What is worship? To worship means to “fall on your face or bow down” and is found more than 170 times in the Bible. We recognize our place before God and acknowledge His position before us.
How should we worship? With music (verse 1); with proclamation (verse 2); by giving Him glory (verse 8); by bringing an offering (verse 8); by coming into His courts (verse 8); by living holy lives (verse 9); and by witnessing for Him (verse 10).
Why should we worship? In verse 2, because God has saved us; in verse 4, because of His greatness and His fearsomeness; in verse 5 because of His power; in verse 6, because of His splendor, majesty, strength, and beauty; and in verse 13, because God is righteous and true and He is coming to judge.
Where are we to worship? We are to worship the Lord among the nations (verse 3); in His sanctuary (verse 6), and in His courts (verse 8).
When are we to worship? Verse 2 calls us to sing and proclaim His salvation day after day.
4 Imperatives of Worship
At the risk of breaking the flow of this holy hymn, I see four imperatives for us today:
Exalt His Name (verses 1-2a)
Extend His Kingdom (verses 2b-3)
Express His Greatness (verses 4-9)
Expect His Coming (verses 10-13)

1 ­ Exalt His Name (vs.1-2a: )

The first imperative is to Exalt His Name. We see this in verses 1-2a: “Sing to the Lord a new song; sing to the Lord, all the earth. Sing to the Lord, praise His name.” We’re called in this passage to sing to the Lord three different times. When something’s repeated in triplicate its done to get our attention ­ much like the “Holy, Holy, Holy” of .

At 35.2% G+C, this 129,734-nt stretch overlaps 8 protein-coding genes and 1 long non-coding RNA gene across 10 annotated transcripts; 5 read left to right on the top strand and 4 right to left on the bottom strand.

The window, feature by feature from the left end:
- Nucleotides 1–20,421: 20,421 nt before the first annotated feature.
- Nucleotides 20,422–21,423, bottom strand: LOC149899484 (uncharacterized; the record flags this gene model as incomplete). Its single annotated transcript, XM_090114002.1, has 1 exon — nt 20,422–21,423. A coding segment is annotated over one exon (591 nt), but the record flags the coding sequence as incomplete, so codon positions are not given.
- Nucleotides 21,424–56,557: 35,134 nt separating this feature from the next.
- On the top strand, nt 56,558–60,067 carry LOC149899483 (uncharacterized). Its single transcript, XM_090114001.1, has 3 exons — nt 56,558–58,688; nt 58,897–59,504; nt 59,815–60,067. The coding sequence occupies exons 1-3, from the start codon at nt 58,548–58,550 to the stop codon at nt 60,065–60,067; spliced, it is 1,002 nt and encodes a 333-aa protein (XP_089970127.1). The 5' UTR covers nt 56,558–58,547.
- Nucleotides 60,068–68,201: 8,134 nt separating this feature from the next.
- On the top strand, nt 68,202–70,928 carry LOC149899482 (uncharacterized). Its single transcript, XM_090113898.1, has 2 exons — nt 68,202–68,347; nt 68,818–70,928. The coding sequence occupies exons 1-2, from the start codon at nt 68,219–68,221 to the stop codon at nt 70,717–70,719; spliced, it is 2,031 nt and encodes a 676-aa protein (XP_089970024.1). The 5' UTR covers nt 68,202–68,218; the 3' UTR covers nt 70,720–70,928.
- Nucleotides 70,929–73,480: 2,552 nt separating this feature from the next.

“Sing to the Lord a new song; sing to the Lord, all the earth. Sing to the Lord, praise His name.” We’re called in this passage to sing to the Lord three different times. When something’s repeated in triplicate its done to get our attention ­ much like the “Holy, Holy, Holy” of .
Singing out to our triune God started way back at creation in where we read that “the morning stars sang together and all the angels shouted for joy.”
There has been singing and shouting from the beginning of time and there will be more singing at the end of the age
Revelation 15:3 NKJV
They sing the song of Moses, the servant of God, and the song of the Lamb, saying: “Great and marvelous are Your works, Lord God Almighty! Just and true are Your ways, O King of the saints!

Notice that we are to sing a “new song” to the Lord.

This word can mean something that is brand new and can also mean, “delightful, precious and exquisite.”
New hymns and new praise songs are essential to meet the ever-varying manifestations of God’s multi-faceted character.
When we walk with Him daily and experience new ways of encountering Him we can’t help but break out into joyful praise and new songs.

And so, we’re to sing to the Lord a new song.

In the last part of , “all the earth” is to break out into song, exalting God for who He is and what He has done. This call to sing was not limited to Israel but is intended for the whole earth. The Book of Revelation gives us some further insight in 15:4: “Who will not fear you, O Lord, and bring glory to your name? For you alone are holy. All nations will come and worship before you, for your righteous acts have been revealed.” All nations will come and worship. That brings me great hope and fires me up to be involved in what God is doing around the world.